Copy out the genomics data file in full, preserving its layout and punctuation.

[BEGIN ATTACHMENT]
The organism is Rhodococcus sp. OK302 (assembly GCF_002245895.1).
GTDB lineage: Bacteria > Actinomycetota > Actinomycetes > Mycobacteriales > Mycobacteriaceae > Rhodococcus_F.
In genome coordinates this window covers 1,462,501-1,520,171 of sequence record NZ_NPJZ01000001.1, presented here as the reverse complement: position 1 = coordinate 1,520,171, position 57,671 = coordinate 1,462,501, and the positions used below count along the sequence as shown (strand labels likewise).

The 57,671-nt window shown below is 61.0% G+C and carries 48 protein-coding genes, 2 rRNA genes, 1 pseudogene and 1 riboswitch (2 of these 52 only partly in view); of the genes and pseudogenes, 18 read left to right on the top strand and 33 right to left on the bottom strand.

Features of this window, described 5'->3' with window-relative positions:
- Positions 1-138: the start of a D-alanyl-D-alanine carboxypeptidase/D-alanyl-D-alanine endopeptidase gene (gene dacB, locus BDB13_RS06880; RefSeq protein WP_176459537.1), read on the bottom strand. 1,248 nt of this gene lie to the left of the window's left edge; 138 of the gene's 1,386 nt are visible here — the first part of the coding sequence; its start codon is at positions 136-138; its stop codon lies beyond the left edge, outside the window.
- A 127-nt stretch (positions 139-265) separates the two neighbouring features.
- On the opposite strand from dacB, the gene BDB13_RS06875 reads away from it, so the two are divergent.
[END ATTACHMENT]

The organism is Rhodococcus sp. OK302 (assembly GCF_002245895.1).
GTDB lineage: Bacteria > Actinomycetota > Actinomycetes > Mycobacteriales > Mycobacteriaceae > Rhodococcus_F.
In genome coordinates this window covers 1,462,501-1,520,171 of sequence record NZ_NPJZ01000001.1, presented here as the reverse complement: position 1 = coordinate 1,520,171, position 57,671 = coordinate 1,462,501, and the positions used below count along the sequence as shown (strand labels likewise).

The 57,671-nt window shown below is 61.0% G+C and carries 48 protein-coding genes, 2 rRNA genes, 1 pseudogene and 1 riboswitch (2 of these 52 only partly in view); of the genes and pseudogenes, 18 read left to right on the top strand and 33 right to left on the bottom strand.

Features of this window, described 5'->3' with window-relative positions:
- Positions 1-138: the start of a D-alanyl-D-alanine carboxypeptidase/D-alanyl-D-alanine endopeptidase gene (gene dacB, locus BDB13_RS06880; RefSeq protein WP_176459537.1), read on the bottom strand. 1,248 nt of this gene lie to the left of the window's left edge; 138 of the gene's 1,386 nt are visible here — the first part of the coding sequence; its start codon is at positions 136-138; its stop codon lies beyond the left edge, outside the window.
- A 127-nt stretch (positions 139-265) separates the two neighbouring features.
- On the opposite strand from dacB, the gene BDB13_RS06875 reads away from it, so the two are divergent.